The Pakistani Taliban is claiming responsibility for detonating two suicide bombs at the Frontier Constabulary in Shahbqadar, on the edge of the tribal areas which line the border with Afghanistan. The UK Guardian notes that the Pakistani army “recently launched a major offensive against the Taliban” in the area.
At least 80 people were killed, and more than a hundred wounded. Most of the victims were recruits for the paramilitary Frontier Constabulary, which the BBC notes has been “a frequent target of Taliban militants based in the nearby Mohmand tribal region since 2007.” The recruits were preparing to head home on leave after training. Some of them were already packed into minivans, while others were loading their luggage.
According to a Pakistani police chief quoted by the AFP news service, “The first suicide bomber came on a motorcycle and detonated his vest among the Frontier Constabulary men. When other people came to the rescue to help their colleagues, the second bomber came on another motorcycle and blew himself up.”
Fox News reports “about 3 to 4 pounds of explosives were used in one explosion,” based on an estimate by Pakistani police. The other bomb was packed with “ball bearings and nails” to increase the body count. An eyewitness said, “There was a big blast… I saw smoke, blood, and body pieces all around.”
The Taliban quickly claimed responsibility for the attacks in a series of telephone interviews with the media. A spokesman told CNN, “This is the retaliation for the killing of Osama bin Laden. Pakistani and U.S. forces should be ready for more attacks.” Another told Reuters, “It’s the first revenge for the martyrdom of bin Laden. There will be more.”
Taliban spokesman Ahsanullah Ahsan told the Associated Press that attacks were being planned against Americans living in Pakistan. He blamed the government of Pakistan for failing to stop the attack that killed bin Laden, saying “the Pakistani army has failed to protect its land.”
The attack comes as Pakistan reels from the stunning American raid that killed Osama bin Laden, a mission that penetrated Pakistani air defenses and rubbed out the terrorist mastermind in the middle of a town filled with military officers. A BBC correspondent says “many politicians and members of the public appear to be less concerned about Bin Laden’s presence in Pakistan and more about the way the US was able to carry out its raid without official permission.”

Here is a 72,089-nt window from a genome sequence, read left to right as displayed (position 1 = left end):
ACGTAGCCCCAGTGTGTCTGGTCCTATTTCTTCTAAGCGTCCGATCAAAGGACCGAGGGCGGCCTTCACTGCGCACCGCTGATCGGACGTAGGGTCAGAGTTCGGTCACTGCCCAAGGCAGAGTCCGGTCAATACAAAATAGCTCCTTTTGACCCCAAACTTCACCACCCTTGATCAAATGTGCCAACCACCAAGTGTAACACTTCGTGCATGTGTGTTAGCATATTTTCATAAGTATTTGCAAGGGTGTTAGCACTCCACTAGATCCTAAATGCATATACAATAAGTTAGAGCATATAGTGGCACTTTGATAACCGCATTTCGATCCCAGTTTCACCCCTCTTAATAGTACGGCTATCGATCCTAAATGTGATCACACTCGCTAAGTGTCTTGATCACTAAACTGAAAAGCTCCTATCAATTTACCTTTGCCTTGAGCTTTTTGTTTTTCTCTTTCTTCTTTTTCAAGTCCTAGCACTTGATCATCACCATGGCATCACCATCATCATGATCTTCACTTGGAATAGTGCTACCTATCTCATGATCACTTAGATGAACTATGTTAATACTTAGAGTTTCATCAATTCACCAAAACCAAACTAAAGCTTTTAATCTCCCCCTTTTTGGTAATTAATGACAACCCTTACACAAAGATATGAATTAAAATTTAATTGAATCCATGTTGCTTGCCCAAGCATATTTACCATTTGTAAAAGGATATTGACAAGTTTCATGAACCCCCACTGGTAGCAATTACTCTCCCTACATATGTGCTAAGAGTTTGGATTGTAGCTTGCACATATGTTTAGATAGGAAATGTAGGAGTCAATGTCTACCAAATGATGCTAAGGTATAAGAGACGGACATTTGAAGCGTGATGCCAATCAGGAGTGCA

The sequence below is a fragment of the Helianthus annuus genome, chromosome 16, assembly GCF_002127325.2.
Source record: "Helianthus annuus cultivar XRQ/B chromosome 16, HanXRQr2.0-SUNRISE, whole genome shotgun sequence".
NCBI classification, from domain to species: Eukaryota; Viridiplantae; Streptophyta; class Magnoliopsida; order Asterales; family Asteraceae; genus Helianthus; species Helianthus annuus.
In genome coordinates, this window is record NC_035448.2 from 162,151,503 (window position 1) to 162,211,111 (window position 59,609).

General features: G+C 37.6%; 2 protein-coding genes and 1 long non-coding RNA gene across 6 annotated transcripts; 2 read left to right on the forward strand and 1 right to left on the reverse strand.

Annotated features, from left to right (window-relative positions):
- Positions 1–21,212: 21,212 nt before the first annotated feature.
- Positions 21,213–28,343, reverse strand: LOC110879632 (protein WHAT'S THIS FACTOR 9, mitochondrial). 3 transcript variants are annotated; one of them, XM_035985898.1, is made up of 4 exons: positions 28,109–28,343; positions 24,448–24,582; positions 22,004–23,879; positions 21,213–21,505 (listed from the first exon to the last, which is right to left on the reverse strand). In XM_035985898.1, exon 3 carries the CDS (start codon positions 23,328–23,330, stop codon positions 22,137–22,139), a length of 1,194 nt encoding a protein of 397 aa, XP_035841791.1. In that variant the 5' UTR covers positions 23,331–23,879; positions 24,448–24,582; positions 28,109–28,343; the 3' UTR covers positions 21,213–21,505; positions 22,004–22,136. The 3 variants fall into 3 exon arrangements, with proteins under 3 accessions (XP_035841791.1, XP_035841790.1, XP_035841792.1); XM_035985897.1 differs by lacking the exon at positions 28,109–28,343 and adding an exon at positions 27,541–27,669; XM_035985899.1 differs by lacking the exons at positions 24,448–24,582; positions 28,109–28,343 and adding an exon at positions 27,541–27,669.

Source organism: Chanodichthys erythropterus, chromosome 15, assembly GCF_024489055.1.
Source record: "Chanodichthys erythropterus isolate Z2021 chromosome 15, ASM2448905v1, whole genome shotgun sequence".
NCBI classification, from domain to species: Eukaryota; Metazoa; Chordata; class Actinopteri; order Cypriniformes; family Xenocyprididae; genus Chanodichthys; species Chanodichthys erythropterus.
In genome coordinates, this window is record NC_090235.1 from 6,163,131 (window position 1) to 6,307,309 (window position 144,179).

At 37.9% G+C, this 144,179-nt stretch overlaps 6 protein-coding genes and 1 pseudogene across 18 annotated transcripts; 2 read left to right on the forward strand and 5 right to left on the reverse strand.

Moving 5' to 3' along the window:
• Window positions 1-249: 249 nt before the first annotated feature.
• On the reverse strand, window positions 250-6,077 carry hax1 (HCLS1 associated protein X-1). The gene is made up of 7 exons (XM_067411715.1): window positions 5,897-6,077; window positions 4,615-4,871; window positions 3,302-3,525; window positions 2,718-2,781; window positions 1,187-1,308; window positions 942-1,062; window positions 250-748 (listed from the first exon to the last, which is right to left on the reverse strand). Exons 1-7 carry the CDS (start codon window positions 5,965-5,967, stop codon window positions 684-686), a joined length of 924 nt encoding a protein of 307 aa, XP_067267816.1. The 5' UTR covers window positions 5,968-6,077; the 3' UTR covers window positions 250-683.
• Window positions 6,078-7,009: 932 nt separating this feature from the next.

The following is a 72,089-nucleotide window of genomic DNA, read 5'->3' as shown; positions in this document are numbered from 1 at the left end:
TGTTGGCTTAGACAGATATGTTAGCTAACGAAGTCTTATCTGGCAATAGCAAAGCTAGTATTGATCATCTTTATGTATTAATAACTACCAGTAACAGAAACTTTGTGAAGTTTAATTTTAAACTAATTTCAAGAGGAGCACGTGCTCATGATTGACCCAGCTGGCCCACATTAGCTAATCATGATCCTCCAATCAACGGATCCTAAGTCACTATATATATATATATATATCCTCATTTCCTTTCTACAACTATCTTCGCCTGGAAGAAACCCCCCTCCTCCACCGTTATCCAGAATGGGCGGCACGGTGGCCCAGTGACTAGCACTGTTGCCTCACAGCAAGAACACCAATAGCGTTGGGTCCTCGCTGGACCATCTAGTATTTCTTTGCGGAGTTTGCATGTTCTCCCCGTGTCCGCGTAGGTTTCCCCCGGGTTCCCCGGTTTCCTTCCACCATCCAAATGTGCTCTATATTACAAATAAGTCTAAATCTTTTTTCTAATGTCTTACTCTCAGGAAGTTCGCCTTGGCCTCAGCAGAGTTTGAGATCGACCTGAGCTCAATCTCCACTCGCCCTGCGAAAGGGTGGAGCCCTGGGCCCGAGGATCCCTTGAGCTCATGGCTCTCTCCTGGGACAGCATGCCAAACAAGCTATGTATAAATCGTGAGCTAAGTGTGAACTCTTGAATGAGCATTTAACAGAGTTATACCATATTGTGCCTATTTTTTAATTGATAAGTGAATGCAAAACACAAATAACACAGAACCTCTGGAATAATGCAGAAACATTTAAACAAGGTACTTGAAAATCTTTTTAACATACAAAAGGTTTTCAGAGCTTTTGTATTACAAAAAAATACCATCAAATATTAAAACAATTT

In a gruesome coincidence, the New York Times reported today that the chief of Pakistan’s army, General Ashfaq Kayani, “seems unlikely to respond to American demands to root out militant leaders” and intended to maintain ties with them. The Times also noted that “many in the lower ranks of the military have greater sympathy for the militant groups than the United States.”
No word yet on whether today’s bombing attacks will change any hearts or minds, although Fox News reports that the chairman of Pakistan’s joint chiefs of staff canceled a scheduled visit to the United States in the wake of the attack. This was said to be done “in view of the prevailing environment,” by which the Pakistani military means the American raid to kill bin Laden, not the suicide bombing that just killed 80 of their Frontier Constable trainees.
The U.S. embassy in Pakistan issued a statement of support for Pakistan after the suicide attacks, saying the United States “respected the nation’s sacrifices” and would continue to stand with them in the battle to “disrupt, dismantle, and defeat al-Qaeda and allied terrorist organizations.”
Pakistan will soon have to choose between its ties to terrorists and its relationship with the civilized world – a choice it should have been compelled to make long ago. Perhaps the conflicted elements of its military and intelligence services should weigh the life of the mass murderer American special forces took down against the lives of innocent citizens bin Laden’s allies are killing, and ask themselves how many of their people they feel like sacrificing to their friends in the Taliban and al-Qaeda.
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